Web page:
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Students hold Gun Control Protest at NRA office in Virginia


Students hold Gun Control Protest at NRA office in Virginia
March and Rally for Science held in DC
Trump Signs Executive Order for National Guard to assist with Border Protection
Sarah Sanders on talks of Tariffs between USA and China

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Local News

Concert set to help raise opioid awarene…

13-04-2018 Hits:527 Local Neal Earley - avatar Neal Earley

The Music Center of Strathmore will host a benefit concert for Maryland Heroin Awareness Advocates on April 17. COURTESY PHOTO  The opioid epidemic first hit home for Carin Miller after both her husband and son became addicted to painkillers. The struggles of her family to deal with addiction led Miller, a resident of Mt. Airy, to start her own nonprofit foundation to help raise awareness for the issue and to help those addicted to opioids seek treatment. “My children are good people with a bad disease and I would just like everybody to know that my children did not choose to become addicted,” Miller said. On April 17, the Music Center at Strathmore will host a benefit concert for Miller’s organization, Maryland Heroin Awareness Advocates. H. David Meyers, professional oboe player and Miller’s boss at AgriSmart, a Rockville-based agricultural company, helped organized the concert arranging for his musician friends to perform in order to raise awareness for opioids.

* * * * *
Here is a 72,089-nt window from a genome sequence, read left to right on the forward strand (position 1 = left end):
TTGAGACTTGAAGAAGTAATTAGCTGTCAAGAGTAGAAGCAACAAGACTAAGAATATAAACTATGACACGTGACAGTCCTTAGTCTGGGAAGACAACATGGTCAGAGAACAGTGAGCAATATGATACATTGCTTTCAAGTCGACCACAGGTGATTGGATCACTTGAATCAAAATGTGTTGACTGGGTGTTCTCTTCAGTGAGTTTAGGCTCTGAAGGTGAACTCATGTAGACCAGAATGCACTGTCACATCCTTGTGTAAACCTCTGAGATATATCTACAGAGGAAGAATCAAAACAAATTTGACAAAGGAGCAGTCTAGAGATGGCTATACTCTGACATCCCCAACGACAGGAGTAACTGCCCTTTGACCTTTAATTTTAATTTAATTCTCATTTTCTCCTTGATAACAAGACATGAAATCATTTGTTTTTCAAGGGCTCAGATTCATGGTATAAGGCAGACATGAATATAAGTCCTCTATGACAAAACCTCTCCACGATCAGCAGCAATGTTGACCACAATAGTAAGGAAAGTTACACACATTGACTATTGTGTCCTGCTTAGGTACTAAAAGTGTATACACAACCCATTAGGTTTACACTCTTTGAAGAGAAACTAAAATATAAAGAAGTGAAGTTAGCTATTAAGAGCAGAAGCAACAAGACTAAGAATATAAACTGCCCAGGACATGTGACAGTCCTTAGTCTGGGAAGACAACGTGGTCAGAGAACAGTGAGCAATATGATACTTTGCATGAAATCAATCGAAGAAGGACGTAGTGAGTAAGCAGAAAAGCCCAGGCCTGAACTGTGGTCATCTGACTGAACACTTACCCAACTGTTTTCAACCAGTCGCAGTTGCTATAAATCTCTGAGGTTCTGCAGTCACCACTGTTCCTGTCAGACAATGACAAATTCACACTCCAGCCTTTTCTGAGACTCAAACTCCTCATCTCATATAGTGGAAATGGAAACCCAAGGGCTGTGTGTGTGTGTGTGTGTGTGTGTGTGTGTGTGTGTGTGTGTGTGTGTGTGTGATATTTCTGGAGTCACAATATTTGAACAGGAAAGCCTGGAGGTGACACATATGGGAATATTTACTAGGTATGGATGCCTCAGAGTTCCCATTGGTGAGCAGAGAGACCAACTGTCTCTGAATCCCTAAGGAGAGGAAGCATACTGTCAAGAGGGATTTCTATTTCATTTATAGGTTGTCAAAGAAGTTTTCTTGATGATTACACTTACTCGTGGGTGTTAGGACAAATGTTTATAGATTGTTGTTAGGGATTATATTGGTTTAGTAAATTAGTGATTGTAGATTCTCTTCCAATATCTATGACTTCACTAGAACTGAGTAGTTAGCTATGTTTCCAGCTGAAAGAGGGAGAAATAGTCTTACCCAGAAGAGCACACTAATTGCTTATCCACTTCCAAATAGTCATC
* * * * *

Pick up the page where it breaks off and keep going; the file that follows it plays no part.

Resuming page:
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Chen to plead guilty to carrying a gun i…

11-04-2018 Hits:417 Local Suzanne Pollak - avatar Suzanne Pollak

Alwin Chen. FILE PHOTO  ROCKVILLE — Alwin Chen, the Clarksburg High School student who brought a loaded Glock 19 handgun to school, is expected to plead guilty on a charge that could send him to jail for three years. Chen, 18, entered into a plea agreement April 5 to carrying a handgun on school property and will learn of his fate in a hearing before Circuit Court Judge John Maloney on April 24. He can be sentenced to 90 days to three years. In exchange for his expected guilty plea, two other charges were dropped, including possession of weapon by a minor and bringing the handgun to school on other days. Chen has been in jail since his Feb. 15 arrest, when the gun was found in his backpack.

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County Council holds forum on workplace …

10-04-2018 Hits:638 Local Neal Earley - avatar Neal Earley